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This is a handwritten draft of the Nobel lecture. Dr. King delivered this lecture at the University of Oslo on December 11, 1964, the day after receiving the Peace Prize. Aware of the prestigious nature of the award and the global recognition it brought to the nonviolent struggle for racial justice in the US, King worked nearly a month on his address. He goes beyond his dream for America and articulates a vision of a World House in which a family of different races, religions, ideas, cultures and interests must learn to live together as brothers or perish together as fools.
John Gunther submits a report to the members of the Steering Committee of the Urban Coalition stating that the Urban Coalition should be concerned with issues related to education, employment and housing. The memorandum outlines the job of the Council of Local Coalitions and states that the Steering Committee may add to the Coalition's numbers at any time. Lastly, Gunther informs the members of the staffing polices explaining how staffing will be planned on a yearly basis.
Chicago Mayor Richard Daley invites Dr. King to meet with him and other religious leaders to discuss programs that will improve the quality of life in Chicago.
This 1959 issue of The Crisis celebrates the 50th anniversary of the NAACP. The contents include events that vary from legislation cases to African-American accomplishments relevant to the time.
Dr. King thanks Kellam for not only his letter but for forwarding a letter from Democratic Rhode Island Senator John Pastore. All three men oppose the war in Vietnam, and Dr. King responds that is becoming increasingly difficult to understand the reasons behind US foreign policy.
In this statement to the press, Dr. King comments on the Watts Riots that took place in Los Angeles, California. He further discusses the economic, social and racial inequalities that he feels were the cause of the violence.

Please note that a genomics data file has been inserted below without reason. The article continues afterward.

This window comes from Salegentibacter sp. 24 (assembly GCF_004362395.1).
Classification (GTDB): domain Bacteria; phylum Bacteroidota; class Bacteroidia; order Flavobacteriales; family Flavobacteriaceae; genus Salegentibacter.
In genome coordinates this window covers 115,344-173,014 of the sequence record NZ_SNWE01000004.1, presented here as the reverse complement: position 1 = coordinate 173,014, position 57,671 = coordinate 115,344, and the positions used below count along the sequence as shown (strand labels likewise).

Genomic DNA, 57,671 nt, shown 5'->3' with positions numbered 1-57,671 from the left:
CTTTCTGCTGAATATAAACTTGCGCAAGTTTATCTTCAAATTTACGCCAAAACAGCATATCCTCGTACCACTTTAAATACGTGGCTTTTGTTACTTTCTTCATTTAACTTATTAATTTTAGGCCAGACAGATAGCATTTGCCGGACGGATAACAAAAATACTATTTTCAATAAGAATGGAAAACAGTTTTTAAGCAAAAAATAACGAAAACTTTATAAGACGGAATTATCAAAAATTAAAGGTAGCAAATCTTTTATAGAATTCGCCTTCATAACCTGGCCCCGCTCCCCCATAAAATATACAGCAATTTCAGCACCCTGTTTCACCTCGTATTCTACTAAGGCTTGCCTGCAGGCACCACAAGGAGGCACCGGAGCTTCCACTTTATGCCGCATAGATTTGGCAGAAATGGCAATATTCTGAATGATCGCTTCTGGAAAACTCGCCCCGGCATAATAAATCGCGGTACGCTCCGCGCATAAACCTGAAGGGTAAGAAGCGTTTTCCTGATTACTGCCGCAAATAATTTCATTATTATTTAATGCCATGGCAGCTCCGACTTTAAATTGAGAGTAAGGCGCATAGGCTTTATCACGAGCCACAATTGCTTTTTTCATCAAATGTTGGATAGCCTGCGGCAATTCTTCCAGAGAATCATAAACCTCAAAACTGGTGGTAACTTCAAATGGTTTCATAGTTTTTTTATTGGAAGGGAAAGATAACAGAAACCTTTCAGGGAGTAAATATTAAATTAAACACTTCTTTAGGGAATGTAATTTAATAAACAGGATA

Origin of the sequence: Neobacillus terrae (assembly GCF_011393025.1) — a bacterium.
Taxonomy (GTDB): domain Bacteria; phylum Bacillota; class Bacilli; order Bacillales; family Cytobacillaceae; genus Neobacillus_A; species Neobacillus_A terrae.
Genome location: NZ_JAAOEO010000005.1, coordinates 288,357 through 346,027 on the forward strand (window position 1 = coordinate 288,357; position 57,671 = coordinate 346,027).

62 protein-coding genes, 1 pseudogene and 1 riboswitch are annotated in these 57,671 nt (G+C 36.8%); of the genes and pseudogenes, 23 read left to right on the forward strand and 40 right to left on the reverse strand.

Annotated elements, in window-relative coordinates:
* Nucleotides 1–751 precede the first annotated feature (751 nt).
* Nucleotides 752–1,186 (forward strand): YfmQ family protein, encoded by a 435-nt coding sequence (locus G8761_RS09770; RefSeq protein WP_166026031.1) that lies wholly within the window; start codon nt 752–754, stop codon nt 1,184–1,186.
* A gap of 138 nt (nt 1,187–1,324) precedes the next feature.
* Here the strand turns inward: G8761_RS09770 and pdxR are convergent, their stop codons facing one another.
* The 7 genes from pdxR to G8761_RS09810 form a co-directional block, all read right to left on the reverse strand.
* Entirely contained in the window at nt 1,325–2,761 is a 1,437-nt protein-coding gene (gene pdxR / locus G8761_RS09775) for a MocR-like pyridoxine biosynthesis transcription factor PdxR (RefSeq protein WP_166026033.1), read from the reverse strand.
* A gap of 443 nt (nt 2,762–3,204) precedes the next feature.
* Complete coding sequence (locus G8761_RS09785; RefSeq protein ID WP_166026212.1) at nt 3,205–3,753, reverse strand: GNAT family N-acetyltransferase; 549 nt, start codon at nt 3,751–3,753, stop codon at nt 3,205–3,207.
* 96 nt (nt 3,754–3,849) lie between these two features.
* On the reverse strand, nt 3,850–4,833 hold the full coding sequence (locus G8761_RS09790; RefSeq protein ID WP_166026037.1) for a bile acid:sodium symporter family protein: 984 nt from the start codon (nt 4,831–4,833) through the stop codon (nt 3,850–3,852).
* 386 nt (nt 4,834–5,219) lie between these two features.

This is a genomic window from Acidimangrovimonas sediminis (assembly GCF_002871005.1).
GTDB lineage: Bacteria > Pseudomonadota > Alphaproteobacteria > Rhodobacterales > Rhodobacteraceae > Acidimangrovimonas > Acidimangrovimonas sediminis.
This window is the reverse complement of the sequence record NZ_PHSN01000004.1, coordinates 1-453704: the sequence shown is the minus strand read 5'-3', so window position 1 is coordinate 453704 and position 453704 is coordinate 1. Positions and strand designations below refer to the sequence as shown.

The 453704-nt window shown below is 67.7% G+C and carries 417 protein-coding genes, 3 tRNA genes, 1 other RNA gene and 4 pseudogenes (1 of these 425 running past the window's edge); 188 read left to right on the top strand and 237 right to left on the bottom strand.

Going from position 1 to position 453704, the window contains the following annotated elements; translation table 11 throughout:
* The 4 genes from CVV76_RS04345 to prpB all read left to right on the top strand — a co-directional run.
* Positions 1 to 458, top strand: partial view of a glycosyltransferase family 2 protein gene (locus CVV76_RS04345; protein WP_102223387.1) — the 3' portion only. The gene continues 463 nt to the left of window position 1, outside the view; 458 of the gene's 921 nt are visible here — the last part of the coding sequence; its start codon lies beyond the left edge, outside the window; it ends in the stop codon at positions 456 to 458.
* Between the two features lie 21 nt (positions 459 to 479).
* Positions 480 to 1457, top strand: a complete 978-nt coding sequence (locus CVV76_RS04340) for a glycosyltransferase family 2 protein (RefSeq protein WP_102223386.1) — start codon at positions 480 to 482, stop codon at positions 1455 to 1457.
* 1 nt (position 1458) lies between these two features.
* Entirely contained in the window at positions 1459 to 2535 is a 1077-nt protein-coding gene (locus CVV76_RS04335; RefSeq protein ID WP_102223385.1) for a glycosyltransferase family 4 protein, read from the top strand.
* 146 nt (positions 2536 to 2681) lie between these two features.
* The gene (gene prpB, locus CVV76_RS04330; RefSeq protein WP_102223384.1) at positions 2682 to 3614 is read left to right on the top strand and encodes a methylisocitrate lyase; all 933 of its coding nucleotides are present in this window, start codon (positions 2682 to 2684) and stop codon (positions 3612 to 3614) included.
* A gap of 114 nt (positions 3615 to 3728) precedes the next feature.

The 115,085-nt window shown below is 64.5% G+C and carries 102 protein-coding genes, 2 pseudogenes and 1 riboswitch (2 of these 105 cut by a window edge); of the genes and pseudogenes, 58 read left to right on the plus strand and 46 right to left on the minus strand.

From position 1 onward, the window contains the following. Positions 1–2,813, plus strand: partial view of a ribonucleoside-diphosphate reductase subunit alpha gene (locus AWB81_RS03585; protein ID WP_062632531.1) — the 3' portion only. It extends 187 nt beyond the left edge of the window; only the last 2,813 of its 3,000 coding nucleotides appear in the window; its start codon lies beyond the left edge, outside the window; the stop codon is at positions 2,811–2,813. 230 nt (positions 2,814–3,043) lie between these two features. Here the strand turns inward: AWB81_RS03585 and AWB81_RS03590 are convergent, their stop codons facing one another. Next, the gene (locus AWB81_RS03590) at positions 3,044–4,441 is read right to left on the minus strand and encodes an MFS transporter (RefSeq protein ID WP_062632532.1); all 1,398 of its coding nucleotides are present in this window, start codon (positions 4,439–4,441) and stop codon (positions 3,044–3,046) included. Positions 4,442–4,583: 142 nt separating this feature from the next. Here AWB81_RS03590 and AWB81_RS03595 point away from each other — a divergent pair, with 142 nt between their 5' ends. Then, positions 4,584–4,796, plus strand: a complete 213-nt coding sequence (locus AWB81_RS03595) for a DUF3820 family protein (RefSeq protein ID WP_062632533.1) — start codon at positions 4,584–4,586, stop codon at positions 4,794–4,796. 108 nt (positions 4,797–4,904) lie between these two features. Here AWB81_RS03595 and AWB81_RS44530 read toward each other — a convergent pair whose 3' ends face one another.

In this letter, Ms. Daves, Dr. King's literary agent, is asking Ms. McDonald if Dr. King wants to see copies of the promotion for his book's paperback edition.
Dr. King discusses the impact that segregated schooling has on Negro children. He urges Negro and "white men of goodwill" to join together in the fight for the integration of schools.
Here, Ms. McDonald offers a belated reply to Mrs. Epworth regarding an invitation for Dr. King and his family to dine with the Epworth family. Dr. King does not decline the invitation, but instead takes a raincheck due to an unpredictable schedule.
Dr. King and other civil rights leaders contact the President of the Montgomery Ministerial Association, Rev. Thomas Thrasher, to compliment him on his statement subsequent to the bombings in Alabama.
Miss McDonald, on behalf of Dr. King, assures Reverend Keiser that Dr. King's recent trip to Los Angeles was a pleasnt experience. Miss McDonald conveys Dr. King's hope that his "appearance, in some way, proved helpful."
Joan Daves, Dr. King's literary agent, communicates with Mr. Hunt of Speaking Out regarding payment and schedule of a feature article to be written by Dr. King.
Dr. King declines an invitation to speak at the kick-off celebration for the Women's International League for Peace and Freedom 50th Anniversary. A previous engagement in another section of the country prevents Dr. King from accepting. However, Dr. King would later speak for the organization in Philadelphia. Coretta Scott King was a key member and sponsor of the league.
Dr. King is writing to express his deep appreciation for the generous contribution made by Jerry Flint. He acknowledges the importance of the continuous support of the contributors so that the fight for social justice and peace can continue.